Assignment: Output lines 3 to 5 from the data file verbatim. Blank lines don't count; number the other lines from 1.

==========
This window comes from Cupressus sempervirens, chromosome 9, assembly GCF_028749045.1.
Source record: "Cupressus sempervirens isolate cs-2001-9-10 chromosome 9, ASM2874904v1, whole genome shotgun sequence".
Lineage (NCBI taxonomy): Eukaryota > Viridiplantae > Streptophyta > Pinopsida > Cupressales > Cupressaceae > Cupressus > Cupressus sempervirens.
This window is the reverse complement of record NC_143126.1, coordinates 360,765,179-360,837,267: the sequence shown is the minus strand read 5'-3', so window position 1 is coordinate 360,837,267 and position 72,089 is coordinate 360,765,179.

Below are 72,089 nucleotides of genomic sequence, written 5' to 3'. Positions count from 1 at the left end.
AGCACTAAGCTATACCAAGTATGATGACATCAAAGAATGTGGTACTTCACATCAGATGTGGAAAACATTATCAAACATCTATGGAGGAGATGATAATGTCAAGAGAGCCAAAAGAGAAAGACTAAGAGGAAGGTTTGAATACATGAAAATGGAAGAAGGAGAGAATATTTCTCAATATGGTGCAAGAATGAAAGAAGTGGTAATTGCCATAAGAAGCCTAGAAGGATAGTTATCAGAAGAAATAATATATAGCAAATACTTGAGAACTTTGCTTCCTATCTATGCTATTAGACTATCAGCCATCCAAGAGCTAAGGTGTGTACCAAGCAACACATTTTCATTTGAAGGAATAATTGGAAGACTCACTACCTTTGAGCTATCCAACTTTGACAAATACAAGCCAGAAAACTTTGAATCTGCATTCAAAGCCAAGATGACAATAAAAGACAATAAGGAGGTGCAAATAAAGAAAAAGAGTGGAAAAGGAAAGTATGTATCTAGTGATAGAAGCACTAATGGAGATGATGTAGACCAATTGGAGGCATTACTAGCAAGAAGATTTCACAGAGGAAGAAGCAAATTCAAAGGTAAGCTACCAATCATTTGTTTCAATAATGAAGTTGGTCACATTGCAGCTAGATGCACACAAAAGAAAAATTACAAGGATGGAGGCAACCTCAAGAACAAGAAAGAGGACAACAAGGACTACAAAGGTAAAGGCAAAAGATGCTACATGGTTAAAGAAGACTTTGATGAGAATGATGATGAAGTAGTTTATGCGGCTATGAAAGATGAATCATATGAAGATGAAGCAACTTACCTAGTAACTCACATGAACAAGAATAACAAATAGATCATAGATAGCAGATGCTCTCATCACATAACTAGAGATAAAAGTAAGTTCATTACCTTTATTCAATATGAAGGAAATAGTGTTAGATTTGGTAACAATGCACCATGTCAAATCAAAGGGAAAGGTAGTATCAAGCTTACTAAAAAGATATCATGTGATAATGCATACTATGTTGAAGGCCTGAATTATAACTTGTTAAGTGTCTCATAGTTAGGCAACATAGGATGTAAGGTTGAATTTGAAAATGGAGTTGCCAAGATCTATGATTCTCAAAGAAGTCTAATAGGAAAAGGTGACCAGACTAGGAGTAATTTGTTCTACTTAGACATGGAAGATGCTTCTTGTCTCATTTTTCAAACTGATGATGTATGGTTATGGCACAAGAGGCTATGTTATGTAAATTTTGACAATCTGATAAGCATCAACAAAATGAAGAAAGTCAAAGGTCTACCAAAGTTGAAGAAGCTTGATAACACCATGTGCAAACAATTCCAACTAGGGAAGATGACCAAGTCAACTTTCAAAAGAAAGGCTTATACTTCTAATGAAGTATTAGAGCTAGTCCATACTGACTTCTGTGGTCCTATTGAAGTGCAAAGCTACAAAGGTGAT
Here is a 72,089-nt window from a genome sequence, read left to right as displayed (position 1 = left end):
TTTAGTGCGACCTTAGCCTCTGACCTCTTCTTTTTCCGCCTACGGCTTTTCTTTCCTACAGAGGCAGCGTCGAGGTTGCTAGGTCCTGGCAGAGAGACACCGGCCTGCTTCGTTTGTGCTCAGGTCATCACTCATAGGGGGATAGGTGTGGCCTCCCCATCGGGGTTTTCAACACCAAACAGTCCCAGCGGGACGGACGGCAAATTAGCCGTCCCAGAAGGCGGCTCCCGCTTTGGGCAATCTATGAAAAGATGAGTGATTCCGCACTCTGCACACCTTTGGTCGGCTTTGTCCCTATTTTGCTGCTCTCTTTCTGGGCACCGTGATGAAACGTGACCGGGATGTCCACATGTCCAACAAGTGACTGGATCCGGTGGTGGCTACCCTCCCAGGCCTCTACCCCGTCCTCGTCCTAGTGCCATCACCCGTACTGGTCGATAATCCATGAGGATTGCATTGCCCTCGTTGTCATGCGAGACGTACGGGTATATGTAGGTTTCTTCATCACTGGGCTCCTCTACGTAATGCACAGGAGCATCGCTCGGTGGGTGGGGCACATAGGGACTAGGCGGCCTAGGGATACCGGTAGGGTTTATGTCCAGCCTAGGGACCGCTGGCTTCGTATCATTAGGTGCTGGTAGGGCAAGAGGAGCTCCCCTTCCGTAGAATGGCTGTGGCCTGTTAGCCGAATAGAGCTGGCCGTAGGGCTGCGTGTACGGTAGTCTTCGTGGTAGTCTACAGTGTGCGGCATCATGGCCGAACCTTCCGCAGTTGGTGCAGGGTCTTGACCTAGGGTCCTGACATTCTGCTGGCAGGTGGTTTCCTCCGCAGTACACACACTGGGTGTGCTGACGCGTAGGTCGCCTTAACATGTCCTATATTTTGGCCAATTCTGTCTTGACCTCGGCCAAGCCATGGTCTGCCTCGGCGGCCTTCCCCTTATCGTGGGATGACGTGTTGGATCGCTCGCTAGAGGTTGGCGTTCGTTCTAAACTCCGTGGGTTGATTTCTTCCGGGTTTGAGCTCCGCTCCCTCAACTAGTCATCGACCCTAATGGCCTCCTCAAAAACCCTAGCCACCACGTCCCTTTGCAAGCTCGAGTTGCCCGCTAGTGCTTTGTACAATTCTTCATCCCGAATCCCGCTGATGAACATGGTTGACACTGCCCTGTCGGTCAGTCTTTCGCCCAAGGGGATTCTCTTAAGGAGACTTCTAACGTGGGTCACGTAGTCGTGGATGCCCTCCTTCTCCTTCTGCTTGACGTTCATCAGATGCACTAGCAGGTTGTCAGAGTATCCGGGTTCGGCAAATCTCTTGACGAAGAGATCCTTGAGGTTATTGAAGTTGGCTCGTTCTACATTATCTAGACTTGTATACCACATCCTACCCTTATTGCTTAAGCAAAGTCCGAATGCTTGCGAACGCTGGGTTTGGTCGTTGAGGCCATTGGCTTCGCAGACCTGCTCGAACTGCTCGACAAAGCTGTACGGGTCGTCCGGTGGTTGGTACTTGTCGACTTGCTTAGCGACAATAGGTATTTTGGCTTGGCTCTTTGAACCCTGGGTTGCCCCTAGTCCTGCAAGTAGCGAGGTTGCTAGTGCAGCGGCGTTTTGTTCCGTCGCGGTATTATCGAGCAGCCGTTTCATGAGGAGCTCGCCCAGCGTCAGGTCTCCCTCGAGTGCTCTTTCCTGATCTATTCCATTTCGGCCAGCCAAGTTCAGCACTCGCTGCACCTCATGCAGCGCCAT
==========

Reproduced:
Lineage (NCBI taxonomy): Eukaryota > Viridiplantae > Streptophyta > Pinopsida > Cupressales > Cupressaceae > Cupressus > Cupressus sempervirens.
This window is the reverse complement of record NC_143126.1, coordinates 360,765,179-360,837,267: the sequence shown is the minus strand read 5'-3', so window position 1 is coordinate 360,837,267 and position 72,089 is coordinate 360,765,179.

Below are 72,089 nucleotides of genomic sequence, written 5' to 3'. Positions count from 1 at the left end.